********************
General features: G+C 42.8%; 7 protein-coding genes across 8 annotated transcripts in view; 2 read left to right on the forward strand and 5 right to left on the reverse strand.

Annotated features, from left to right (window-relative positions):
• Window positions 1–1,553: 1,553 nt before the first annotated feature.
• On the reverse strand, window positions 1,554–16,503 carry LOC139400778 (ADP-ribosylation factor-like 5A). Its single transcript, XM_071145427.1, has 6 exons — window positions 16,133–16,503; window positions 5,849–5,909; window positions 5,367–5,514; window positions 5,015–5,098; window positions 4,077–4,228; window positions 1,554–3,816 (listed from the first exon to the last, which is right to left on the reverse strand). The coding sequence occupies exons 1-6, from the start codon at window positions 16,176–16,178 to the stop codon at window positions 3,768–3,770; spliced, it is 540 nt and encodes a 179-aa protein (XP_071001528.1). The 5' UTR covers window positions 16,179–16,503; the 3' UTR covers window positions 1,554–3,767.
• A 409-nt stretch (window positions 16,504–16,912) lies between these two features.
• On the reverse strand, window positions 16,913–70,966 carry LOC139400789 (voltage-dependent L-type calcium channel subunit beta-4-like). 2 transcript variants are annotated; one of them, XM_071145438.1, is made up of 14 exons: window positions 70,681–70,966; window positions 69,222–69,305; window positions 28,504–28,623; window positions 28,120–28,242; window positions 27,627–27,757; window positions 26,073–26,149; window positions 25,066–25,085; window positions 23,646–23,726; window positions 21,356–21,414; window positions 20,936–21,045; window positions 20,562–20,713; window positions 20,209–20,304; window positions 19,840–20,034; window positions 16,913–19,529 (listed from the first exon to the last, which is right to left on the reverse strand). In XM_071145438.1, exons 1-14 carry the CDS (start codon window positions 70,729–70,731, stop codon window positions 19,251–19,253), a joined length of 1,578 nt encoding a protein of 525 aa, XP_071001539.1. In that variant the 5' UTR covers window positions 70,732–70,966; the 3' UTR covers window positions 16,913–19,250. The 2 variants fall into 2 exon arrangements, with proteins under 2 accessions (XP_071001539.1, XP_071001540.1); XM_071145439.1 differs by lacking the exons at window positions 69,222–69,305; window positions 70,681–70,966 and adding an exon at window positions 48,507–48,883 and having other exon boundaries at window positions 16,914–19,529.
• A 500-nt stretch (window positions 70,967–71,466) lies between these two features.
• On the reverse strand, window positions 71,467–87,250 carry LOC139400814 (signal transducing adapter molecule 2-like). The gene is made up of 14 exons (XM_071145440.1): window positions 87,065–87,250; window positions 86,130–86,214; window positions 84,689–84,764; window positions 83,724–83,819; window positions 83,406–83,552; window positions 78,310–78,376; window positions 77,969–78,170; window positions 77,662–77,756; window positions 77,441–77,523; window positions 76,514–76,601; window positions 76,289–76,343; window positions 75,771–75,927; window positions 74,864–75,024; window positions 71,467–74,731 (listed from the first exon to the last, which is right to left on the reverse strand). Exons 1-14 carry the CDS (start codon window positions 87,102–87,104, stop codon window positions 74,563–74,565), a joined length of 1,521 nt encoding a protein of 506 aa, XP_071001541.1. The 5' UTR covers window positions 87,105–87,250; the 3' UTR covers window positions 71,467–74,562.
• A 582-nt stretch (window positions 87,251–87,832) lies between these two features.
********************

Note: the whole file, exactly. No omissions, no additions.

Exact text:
General features: G+C 42.8%; 7 protein-coding genes across 8 annotated transcripts in view; 2 read left to right on the forward strand and 5 right to left on the reverse strand.

Annotated features, from left to right (window-relative positions):
• Window positions 1–1,553: 1,553 nt before the first annotated feature.
• On the reverse strand, window positions 1,554–16,503 carry LOC139400778 (ADP-ribosylation factor-like 5A). Its single transcript, XM_071145427.1, has 6 exons — window positions 16,133–16,503; window positions 5,849–5,909; window positions 5,367–5,514; window positions 5,015–5,098; window positions 4,077–4,228; window positions 1,554–3,816 (listed from the first exon to the last, which is right to left on the reverse strand). The coding sequence occupies exons 1-6, from the start codon at window positions 16,176–16,178 to the stop codon at window positions 3,768–3,770; spliced, it is 540 nt and encodes a 179-aa protein (XP_071001528.1). The 5' UTR covers window positions 16,179–16,503; the 3' UTR covers window positions 1,554–3,767.
• A 409-nt stretch (window positions 16,504–16,912) lies between these two features.
• On the reverse strand, window positions 16,913–70,966 carry LOC139400789 (voltage-dependent L-type calcium channel subunit beta-4-like). 2 transcript variants are annotated; one of them, XM_071145438.1, is made up of 14 exons: window positions 70,681–70,966; window positions 69,222–69,305; window positions 28,504–28,623; window positions 28,120–28,242; window positions 27,627–27,757; window positions 26,073–26,149; window positions 25,066–25,085; window positions 23,646–23,726; window positions 21,356–21,414; window positions 20,936–21,045; window positions 20,562–20,713; window positions 20,209–20,304; window positions 19,840–20,034; window positions 16,913–19,529 (listed from the first exon to the last, which is right to left on the reverse strand). In XM_071145438.1, exons 1-14 carry the CDS (start codon window positions 70,729–70,731, stop codon window positions 19,251–19,253), a joined length of 1,578 nt encoding a protein of 525 aa, XP_071001539.1. In that variant the 5' UTR covers window positions 70,732–70,966; the 3' UTR covers window positions 16,913–19,250. The 2 variants fall into 2 exon arrangements, with proteins under 2 accessions (XP_071001539.1, XP_071001540.1); XM_071145439.1 differs by lacking the exons at window positions 69,222–69,305; window positions 70,681–70,966 and adding an exon at window positions 48,507–48,883 and having other exon boundaries at window positions 16,914–19,529.
• A 500-nt stretch (window positions 70,967–71,466) lies between these two features.
• On the reverse strand, window positions 71,467–87,250 carry LOC139400814 (signal transducing adapter molecule 2-like). The gene is made up of 14 exons (XM_071145440.1): window positions 87,065–87,250; window positions 86,130–86,214; window positions 84,689–84,764; window positions 83,724–83,819; window positions 83,406–83,552; window positions 78,310–78,376; window positions 77,969–78,170; window positions 77,662–77,756; window positions 77,441–77,523; window positions 76,514–76,601; window positions 76,289–76,343; window positions 75,771–75,927; window positions 74,864–75,024; window positions 71,467–74,731 (listed from the first exon to the last, which is right to left on the reverse strand). Exons 1-14 carry the CDS (start codon window positions 87,102–87,104, stop codon window positions 74,563–74,565), a joined length of 1,521 nt encoding a protein of 506 aa, XP_071001541.1. The 5' UTR covers window positions 87,105–87,250; the 3' UTR covers window positions 71,467–74,562.
• A 582-nt stretch (window positions 87,251–87,832) lies between these two features.